Excerpt from All the Ugly and Wonderful Things by Bryn Greenwood, plus links to reviews, author biography & more

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All the Ugly and Wonderful Things

A Novel

by Bryn Greenwood

All the Ugly and Wonderful Things by Bryn Greenwood X
All the Ugly and Wonderful Things by Bryn Greenwood
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  • First Published:
    Aug 2016, 352 pages
    Paperback:
    Oct 2017, 432 pages

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"I'm worried about her. Is that so horrible of me? She never talks. What's going to happen to her?"

"She does too talk," Leslie said. "I hear her talking at night to Amy."

Mom slowly turned to all of us, narrowed in on me. "Is that true? Does she talk to you?"

She stared into my eyes, pleading with me. I nodded.

"Well, what does she talk about?"

"It's a secret."

"There can't be secrets, Amy. If she tells you something important, you have to tell me. You want to help Vonnie, don't you?" Mom got down on her knees in front of me and I saw how it was. She would make me tell my secret. I started to cry, knowing I would tell and it wouldn't help Mom or Wavy. It would just rob me of something precious.

Wavy saved me. With her hand over her mouth, she said, "I don't want to talk about it."

My mother's eyes bulged. "I—I—I." She couldn't get a word out and even Dad looked stunned. The silent ghost girl could speak in complete sentences.

"I want you to go back to the therapist," Mom said.

"No."

Things might have gotten better after that, if it hadn't been for the other secret between Wavy and me. She liked to sneak out of the house at night, and I went with her. Breezing down the stairs on bare feet, we eased open the kitchen door and walked around the neighborhood.

Sometimes we just looked. Other times, we took things. The night of Wavy's sixth birthday, when she had left her cake uneaten, she jimmied open Mrs. NiBlack's screen door. We crept across the kitchen to the refrigerator, where Wavy pressed her finger to the lever to keep the light inside off. On the bottom shelf sat a half-eaten lemon pie, which we carried away. Crouched under the weeping willow in the Goerings' backyard, Wavy tore out a chunk of pie with her bare hand and gave me the plate. She went around the corner of the garden shed and when she came back, her piece of lemon pie was gone. No, she wasn't starving.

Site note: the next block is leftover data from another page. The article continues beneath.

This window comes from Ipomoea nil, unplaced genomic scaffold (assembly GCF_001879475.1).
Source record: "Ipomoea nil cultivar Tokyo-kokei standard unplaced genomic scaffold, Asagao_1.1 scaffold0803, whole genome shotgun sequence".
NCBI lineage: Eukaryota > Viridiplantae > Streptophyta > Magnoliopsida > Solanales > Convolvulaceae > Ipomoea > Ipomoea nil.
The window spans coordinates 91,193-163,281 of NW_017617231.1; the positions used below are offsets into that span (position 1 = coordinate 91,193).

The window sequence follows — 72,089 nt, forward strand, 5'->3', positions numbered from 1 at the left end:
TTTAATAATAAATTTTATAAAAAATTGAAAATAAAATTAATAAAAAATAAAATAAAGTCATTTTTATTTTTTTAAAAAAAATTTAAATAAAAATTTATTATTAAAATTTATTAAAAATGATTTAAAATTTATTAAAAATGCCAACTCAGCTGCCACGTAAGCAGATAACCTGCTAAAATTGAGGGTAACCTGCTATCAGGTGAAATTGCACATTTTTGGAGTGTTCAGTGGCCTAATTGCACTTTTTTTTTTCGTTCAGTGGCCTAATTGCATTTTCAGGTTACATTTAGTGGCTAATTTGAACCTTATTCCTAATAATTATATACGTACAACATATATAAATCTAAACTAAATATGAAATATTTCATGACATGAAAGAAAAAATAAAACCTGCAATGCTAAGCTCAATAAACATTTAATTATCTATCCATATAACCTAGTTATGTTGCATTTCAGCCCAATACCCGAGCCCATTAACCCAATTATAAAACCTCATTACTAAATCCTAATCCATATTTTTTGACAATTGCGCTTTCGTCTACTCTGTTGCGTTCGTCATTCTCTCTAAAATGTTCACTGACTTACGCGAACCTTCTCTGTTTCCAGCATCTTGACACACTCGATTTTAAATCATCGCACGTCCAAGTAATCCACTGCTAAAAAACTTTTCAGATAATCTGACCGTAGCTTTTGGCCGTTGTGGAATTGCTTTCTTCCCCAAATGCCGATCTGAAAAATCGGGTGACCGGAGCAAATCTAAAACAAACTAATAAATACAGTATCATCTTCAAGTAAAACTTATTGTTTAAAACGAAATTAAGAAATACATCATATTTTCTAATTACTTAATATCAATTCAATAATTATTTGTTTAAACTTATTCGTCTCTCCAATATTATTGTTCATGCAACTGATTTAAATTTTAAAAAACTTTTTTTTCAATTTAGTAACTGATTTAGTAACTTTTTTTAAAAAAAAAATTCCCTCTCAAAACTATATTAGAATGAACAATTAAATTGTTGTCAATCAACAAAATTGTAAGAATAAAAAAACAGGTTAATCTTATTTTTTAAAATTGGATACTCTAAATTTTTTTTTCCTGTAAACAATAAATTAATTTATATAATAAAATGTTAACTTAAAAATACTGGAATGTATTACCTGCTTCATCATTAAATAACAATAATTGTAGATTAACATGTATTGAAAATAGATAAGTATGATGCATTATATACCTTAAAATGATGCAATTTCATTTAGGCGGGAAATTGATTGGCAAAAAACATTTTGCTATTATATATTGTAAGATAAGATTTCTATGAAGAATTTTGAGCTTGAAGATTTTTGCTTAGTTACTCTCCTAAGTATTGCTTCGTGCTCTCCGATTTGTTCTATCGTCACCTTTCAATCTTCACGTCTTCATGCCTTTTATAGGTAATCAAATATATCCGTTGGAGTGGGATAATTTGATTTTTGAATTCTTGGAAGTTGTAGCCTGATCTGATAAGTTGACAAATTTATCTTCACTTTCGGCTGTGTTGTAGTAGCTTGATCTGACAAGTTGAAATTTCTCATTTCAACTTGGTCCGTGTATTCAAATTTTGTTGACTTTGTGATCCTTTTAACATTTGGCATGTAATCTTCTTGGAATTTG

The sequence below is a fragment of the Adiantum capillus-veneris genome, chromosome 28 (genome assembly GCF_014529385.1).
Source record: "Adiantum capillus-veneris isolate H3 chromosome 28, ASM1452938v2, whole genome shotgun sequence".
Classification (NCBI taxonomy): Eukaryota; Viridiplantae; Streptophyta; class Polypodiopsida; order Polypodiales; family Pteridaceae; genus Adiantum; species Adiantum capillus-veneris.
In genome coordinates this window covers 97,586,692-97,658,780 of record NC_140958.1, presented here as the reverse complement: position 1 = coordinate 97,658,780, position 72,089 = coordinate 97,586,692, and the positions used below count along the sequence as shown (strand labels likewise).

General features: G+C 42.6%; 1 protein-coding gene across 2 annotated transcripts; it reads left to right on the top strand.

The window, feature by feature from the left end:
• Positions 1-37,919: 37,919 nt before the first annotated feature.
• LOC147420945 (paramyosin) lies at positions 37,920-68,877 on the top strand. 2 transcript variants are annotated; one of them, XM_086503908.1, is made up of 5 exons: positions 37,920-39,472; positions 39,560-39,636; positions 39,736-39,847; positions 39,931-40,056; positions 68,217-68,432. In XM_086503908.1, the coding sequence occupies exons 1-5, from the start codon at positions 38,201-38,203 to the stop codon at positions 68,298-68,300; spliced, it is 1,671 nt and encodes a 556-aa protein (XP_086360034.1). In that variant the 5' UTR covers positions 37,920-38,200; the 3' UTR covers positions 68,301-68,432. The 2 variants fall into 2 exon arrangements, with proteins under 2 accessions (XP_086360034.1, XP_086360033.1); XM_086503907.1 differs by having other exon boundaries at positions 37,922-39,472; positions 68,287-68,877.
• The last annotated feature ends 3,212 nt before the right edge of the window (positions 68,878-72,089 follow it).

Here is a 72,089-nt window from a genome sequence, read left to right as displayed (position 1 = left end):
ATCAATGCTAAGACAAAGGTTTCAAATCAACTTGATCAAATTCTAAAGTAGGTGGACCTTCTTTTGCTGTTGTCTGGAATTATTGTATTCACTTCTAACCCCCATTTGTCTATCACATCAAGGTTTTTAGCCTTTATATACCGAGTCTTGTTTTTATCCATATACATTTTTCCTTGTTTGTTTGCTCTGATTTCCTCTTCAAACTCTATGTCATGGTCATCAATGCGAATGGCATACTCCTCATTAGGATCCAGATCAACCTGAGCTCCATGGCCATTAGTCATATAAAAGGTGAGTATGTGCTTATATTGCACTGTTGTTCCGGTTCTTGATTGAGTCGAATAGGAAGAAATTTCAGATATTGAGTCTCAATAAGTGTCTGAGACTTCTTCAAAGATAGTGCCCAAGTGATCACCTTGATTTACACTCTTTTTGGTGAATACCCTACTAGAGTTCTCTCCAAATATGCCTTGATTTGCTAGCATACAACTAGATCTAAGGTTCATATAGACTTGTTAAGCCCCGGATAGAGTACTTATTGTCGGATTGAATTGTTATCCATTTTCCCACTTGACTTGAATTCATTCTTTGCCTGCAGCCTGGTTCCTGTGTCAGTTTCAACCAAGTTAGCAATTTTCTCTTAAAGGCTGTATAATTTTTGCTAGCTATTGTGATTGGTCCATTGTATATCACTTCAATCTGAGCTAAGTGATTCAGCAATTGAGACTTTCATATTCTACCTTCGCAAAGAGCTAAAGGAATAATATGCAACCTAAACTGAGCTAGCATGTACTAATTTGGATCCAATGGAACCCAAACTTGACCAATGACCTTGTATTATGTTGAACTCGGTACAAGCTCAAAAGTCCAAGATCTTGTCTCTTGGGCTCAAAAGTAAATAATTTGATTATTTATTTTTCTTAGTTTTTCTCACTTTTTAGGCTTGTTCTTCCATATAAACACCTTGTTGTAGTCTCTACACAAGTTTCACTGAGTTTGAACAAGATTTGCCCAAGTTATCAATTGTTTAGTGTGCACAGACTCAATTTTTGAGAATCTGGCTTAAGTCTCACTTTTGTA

Some nights we gathered things. A wine bottle scavenged from the gutter. A woman's high-heeled shoe from the median of the highway, where we weren't supposed to go. An old hand mixer abandoned outside the Methodist Church's back door. We collected our treasures into a metal box stolen from the neighbor's garage, and secreted it along our back fence, behind the lilac bushes.

When autumn came, the lilacs lost their leaves, and Dad found the box of treasure, including Mrs. NiBlack's heavy glass pie plate, her name written on the bottom of it on a square of masking tape. Mom returned it to Mrs. NiBlack, who must have told her how the pie plate went missing: stolen out of her fridge on a hot July night, a trail of small dirty footprints left on the linoleum.

Or maybe something else made Mom suspicious.

As the weather got colder, I wanted to stay at home in bed, but when Wavy got up and dressed, I did, too. If I didn't go, she would go alone. Half of my fear was that something would happen to her. The other half was a fear that she would have adventures without me.

So I went with her, shivering against the cold, while my heart pounded with excitement. At the library, Wavy went up on tiptoe to reach her spindly arm into the book return. In the day, my mother would have driven us to the library to check out books, but stealing books was sweeter.

Wavy smiled and withdrew her arm to reveal treasure. The book was thin enough to pass through the return the wrong way, but it wasn't a kiddy book. Salome, the spine said. We leaned our heads together to consider the strangeness of an adult book with pictures. Odd pictures. The cover was worn and layered with clear tape to protect it, and the pages were heavy. It felt special.

As I reached to turn the page, a pair of headlights fell on us where we crouched beside the book deposit. Wavy darted away, but I froze when my father yelled, "Amy!" Like in a fairy tale, where knowing someone's name gives you power, my father was able to capture me.

Excerpted from All the Ugly and Wonderful Things by Bryn Greenwood. Copyright © 2016 by Bryn Greenwood. Excerpted by permission of Thomas Dunne Books. All rights reserved. No part of this excerpt may be reproduced or reprinted without permission in writing from the publisher.

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